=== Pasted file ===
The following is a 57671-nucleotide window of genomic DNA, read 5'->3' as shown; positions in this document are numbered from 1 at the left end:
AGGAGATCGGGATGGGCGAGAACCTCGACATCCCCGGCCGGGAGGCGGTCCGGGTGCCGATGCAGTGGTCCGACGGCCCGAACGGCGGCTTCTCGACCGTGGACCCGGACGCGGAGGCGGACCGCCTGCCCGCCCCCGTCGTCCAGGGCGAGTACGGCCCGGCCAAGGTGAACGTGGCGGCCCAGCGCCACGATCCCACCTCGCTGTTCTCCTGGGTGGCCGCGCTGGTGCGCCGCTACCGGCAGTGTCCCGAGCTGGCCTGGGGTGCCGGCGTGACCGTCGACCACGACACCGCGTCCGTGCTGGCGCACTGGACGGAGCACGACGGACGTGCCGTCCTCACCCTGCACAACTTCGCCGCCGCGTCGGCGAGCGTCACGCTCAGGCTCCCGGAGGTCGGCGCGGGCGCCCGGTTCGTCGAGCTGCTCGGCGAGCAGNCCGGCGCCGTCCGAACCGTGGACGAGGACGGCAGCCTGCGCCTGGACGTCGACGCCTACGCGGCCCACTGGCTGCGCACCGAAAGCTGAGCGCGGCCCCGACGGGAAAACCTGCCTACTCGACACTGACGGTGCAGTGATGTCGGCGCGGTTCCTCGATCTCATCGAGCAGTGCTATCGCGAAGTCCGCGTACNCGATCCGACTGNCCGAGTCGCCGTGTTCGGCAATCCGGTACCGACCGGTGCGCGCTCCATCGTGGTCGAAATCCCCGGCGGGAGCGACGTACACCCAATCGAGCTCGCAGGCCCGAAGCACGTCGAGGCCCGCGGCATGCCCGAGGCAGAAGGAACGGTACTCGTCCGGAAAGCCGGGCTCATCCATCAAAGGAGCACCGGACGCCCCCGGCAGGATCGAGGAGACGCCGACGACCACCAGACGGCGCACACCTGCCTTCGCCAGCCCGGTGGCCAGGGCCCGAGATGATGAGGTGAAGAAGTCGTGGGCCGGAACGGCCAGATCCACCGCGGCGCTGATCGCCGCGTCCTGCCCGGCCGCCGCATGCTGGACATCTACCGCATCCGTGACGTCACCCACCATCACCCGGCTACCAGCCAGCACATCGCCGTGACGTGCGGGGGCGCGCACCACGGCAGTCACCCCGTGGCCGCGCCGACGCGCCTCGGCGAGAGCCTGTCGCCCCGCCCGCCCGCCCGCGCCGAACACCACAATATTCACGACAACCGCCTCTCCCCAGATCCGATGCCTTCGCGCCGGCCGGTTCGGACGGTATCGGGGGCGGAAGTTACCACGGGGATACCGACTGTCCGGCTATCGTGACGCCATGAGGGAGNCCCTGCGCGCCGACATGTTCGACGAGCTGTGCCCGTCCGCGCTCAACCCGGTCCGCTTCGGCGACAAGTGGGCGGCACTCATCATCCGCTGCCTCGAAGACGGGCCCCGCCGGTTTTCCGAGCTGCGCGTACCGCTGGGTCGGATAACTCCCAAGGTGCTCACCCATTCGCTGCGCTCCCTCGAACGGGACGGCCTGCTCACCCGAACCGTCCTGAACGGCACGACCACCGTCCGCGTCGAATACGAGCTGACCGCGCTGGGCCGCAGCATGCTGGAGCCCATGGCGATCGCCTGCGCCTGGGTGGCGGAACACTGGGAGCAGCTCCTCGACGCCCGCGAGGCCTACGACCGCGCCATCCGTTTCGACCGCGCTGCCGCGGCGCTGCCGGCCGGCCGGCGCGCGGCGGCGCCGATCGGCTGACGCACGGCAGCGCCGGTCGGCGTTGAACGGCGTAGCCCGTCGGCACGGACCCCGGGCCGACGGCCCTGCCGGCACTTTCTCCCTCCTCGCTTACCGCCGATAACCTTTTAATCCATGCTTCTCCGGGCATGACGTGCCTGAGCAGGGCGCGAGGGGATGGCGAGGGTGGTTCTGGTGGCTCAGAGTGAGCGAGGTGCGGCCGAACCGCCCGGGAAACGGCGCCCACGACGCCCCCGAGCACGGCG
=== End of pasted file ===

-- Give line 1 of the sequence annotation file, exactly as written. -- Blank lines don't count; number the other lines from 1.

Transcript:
The following is a 57671-nucleotide window of genomic DNA, read 5'->3' as shown; positions in this document are numbered from 1 at the left end: